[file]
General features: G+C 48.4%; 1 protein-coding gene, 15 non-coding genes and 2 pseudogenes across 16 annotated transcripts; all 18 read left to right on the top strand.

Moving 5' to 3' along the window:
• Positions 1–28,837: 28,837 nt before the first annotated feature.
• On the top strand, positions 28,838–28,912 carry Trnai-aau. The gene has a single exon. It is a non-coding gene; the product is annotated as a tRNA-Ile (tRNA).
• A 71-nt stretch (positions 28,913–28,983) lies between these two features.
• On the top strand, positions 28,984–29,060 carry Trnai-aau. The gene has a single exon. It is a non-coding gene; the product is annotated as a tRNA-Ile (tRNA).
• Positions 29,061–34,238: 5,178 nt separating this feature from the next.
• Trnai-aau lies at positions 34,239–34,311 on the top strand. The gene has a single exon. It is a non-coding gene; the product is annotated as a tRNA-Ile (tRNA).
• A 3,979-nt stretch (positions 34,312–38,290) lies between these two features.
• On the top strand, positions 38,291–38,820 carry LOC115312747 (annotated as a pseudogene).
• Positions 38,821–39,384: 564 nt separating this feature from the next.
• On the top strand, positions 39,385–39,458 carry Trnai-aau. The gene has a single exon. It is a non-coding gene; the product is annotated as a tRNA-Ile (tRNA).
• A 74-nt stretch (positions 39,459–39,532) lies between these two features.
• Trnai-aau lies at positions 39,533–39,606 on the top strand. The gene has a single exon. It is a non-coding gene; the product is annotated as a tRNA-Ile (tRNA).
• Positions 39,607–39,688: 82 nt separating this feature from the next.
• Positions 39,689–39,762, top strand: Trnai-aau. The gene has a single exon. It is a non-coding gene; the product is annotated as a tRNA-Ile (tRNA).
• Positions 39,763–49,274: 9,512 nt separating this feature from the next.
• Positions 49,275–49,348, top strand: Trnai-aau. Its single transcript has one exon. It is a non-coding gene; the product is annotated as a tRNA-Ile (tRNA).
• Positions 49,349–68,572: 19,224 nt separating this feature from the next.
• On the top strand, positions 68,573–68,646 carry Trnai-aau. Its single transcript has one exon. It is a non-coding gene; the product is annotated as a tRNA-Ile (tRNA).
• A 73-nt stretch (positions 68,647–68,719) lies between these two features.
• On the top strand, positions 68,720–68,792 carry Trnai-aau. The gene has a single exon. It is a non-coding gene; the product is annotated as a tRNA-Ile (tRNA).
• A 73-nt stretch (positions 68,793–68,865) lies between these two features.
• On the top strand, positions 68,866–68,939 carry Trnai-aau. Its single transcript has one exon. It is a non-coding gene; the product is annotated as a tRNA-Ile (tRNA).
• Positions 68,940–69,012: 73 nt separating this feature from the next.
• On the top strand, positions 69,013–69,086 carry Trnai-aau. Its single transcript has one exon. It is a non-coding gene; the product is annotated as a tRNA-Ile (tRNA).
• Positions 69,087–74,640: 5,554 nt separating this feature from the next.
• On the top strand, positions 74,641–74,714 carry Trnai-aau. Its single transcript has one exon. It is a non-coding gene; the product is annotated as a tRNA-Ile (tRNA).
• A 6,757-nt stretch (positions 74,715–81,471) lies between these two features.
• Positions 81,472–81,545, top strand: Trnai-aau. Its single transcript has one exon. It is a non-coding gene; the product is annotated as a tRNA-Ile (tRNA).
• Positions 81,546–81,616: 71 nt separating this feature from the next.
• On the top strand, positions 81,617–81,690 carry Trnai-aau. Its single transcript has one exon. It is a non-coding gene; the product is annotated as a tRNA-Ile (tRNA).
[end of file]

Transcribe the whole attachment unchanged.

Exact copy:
General features: G+C 48.4%; 1 protein-coding gene, 15 non-coding genes and 2 pseudogenes across 16 annotated transcripts; all 18 read left to right on the top strand.

Moving 5' to 3' along the window:
• Positions 1–28,837: 28,837 nt before the first annotated feature.
• On the top strand, positions 28,838–28,912 carry Trnai-aau. The gene has a single exon. It is a non-coding gene; the product is annotated as a tRNA-Ile (tRNA).
• A 71-nt stretch (positions 28,913–28,983) lies between these two features.
• On the top strand, positions 28,984–29,060 carry Trnai-aau. The gene has a single exon. It is a non-coding gene; the product is annotated as a tRNA-Ile (tRNA).
• Positions 29,061–34,238: 5,178 nt separating this feature from the next.
• Trnai-aau lies at positions 34,239–34,311 on the top strand. The gene has a single exon. It is a non-coding gene; the product is annotated as a tRNA-Ile (tRNA).
• A 3,979-nt stretch (positions 34,312–38,290) lies between these two features.
• On the top strand, positions 38,291–38,820 carry LOC115312747 (annotated as a pseudogene).
• Positions 38,821–39,384: 564 nt separating this feature from the next.
• On the top strand, positions 39,385–39,458 carry Trnai-aau. The gene has a single exon. It is a non-coding gene; the product is annotated as a tRNA-Ile (tRNA).
• A 74-nt stretch (positions 39,459–39,532) lies between these two features.
• Trnai-aau lies at positions 39,533–39,606 on the top strand. The gene has a single exon. It is a non-coding gene; the product is annotated as a tRNA-Ile (tRNA).
• Positions 39,607–39,688: 82 nt separating this feature from the next.
• Positions 39,689–39,762, top strand: Trnai-aau. The gene has a single exon. It is a non-coding gene; the product is annotated as a tRNA-Ile (tRNA).
• Positions 39,763–49,274: 9,512 nt separating this feature from the next.
• Positions 49,275–49,348, top strand: Trnai-aau. Its single transcript has one exon. It is a non-coding gene; the product is annotated as a tRNA-Ile (tRNA).
• Positions 49,349–68,572: 19,224 nt separating this feature from the next.
• On the top strand, positions 68,573–68,646 carry Trnai-aau. Its single transcript has one exon. It is a non-coding gene; the product is annotated as a tRNA-Ile (tRNA).
• A 73-nt stretch (positions 68,647–68,719) lies between these two features.
• On the top strand, positions 68,720–68,792 carry Trnai-aau. The gene has a single exon. It is a non-coding gene; the product is annotated as a tRNA-Ile (tRNA).
• A 73-nt stretch (positions 68,793–68,865) lies between these two features.
• On the top strand, positions 68,866–68,939 carry Trnai-aau. Its single transcript has one exon. It is a non-coding gene; the product is annotated as a tRNA-Ile (tRNA).
• Positions 68,940–69,012: 73 nt separating this feature from the next.
• On the top strand, positions 69,013–69,086 carry Trnai-aau. Its single transcript has one exon. It is a non-coding gene; the product is annotated as a tRNA-Ile (tRNA).
• Positions 69,087–74,640: 5,554 nt separating this feature from the next.
• On the top strand, positions 74,641–74,714 carry Trnai-aau. Its single transcript has one exon. It is a non-coding gene; the product is annotated as a tRNA-Ile (tRNA).
• A 6,757-nt stretch (positions 74,715–81,471) lies between these two features.
• Positions 81,472–81,545, top strand: Trnai-aau. Its single transcript has one exon. It is a non-coding gene; the product is annotated as a tRNA-Ile (tRNA).
• Positions 81,546–81,616: 71 nt separating this feature from the next.
• On the top strand, positions 81,617–81,690 carry Trnai-aau. Its single transcript has one exon. It is a non-coding gene; the product is annotated as a tRNA-Ile (tRNA).